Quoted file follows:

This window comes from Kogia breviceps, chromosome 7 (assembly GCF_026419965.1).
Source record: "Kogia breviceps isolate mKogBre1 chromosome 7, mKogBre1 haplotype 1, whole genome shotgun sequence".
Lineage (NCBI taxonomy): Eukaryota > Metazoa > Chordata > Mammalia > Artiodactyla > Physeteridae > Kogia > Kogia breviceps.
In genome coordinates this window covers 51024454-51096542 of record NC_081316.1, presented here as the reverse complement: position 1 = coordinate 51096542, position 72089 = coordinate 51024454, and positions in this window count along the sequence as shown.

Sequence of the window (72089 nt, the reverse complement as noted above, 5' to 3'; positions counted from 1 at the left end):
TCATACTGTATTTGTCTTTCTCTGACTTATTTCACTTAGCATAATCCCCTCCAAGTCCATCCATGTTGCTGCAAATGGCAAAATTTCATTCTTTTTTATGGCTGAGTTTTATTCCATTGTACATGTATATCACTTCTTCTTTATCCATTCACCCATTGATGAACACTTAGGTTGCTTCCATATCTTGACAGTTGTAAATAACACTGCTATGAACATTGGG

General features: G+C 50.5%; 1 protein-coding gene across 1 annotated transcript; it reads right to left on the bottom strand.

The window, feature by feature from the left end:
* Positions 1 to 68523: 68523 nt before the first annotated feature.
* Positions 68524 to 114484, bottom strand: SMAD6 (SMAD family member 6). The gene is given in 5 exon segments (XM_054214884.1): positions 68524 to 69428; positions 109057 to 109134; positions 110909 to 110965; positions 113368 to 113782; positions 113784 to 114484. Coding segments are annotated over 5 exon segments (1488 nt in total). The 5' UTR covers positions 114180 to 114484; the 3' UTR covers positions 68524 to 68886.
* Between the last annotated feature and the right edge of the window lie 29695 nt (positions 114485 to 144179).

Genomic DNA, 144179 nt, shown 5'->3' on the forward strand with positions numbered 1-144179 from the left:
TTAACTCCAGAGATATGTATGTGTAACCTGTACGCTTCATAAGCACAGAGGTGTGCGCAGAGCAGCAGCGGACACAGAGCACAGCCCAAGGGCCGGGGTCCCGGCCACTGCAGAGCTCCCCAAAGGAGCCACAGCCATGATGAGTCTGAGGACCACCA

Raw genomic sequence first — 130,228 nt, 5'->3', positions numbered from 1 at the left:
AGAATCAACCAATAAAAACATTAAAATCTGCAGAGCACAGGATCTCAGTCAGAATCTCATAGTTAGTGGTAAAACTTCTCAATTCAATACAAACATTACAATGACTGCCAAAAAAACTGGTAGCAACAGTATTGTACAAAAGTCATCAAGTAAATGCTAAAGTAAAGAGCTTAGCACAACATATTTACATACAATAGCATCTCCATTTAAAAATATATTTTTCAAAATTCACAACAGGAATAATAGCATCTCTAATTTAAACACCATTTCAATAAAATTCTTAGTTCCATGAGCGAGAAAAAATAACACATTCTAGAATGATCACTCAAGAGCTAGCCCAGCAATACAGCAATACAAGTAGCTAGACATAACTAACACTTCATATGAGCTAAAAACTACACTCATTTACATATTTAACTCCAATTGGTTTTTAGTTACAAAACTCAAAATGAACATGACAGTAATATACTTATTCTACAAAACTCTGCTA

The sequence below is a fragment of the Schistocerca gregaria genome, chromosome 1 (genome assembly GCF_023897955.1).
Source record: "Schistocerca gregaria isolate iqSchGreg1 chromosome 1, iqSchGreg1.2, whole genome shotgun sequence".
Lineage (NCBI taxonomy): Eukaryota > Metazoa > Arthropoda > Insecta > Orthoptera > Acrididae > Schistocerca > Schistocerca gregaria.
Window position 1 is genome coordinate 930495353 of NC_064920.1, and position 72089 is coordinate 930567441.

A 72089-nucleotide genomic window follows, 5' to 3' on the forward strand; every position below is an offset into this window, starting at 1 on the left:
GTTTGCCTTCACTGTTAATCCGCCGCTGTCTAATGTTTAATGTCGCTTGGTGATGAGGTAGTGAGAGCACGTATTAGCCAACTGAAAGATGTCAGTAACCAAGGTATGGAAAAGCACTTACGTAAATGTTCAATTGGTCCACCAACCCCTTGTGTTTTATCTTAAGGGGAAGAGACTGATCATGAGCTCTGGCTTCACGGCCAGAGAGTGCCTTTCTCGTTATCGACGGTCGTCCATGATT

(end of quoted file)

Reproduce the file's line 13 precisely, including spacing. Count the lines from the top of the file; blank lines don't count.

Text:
TTAACTCCAGAGATATGTATGTGTAACCTGTACGCTTCATAAGCACAGAGGTGTGCGCAGAGCAGCAGCGGACACAGAGCACAGCCCAAGGGCCGGGGTCCCGGCCACTGCAGAGCTCCCCAAAGGAGCCACAGCCATGATGAGTCTGAGGACCACCA